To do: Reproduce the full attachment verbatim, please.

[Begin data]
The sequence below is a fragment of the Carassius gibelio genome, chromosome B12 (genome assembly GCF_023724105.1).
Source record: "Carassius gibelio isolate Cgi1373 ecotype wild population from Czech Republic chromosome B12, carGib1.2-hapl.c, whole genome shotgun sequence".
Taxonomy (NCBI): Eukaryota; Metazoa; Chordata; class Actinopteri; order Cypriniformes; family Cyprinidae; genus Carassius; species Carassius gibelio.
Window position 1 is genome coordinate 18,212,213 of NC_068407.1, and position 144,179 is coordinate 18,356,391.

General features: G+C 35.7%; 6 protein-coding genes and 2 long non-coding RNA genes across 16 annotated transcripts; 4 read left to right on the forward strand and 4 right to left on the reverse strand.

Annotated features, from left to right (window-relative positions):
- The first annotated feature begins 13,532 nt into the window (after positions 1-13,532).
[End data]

The sequence below is a fragment of the Carassius gibelio genome, chromosome B12 (genome assembly GCF_023724105.1).
Source record: "Carassius gibelio isolate Cgi1373 ecotype wild population from Czech Republic chromosome B12, carGib1.2-hapl.c, whole genome shotgun sequence".
Taxonomy (NCBI): Eukaryota; Metazoa; Chordata; class Actinopteri; order Cypriniformes; family Cyprinidae; genus Carassius; species Carassius gibelio.
Window position 1 is genome coordinate 18,212,213 of NC_068407.1, and position 144,179 is coordinate 18,356,391.

General features: G+C 35.7%; 6 protein-coding genes and 2 long non-coding RNA genes across 16 annotated transcripts; 4 read left to right on the forward strand and 4 right to left on the reverse strand.

Annotated features, from left to right (window-relative positions):
- The first annotated feature begins 13,532 nt into the window (after positions 1-13,532).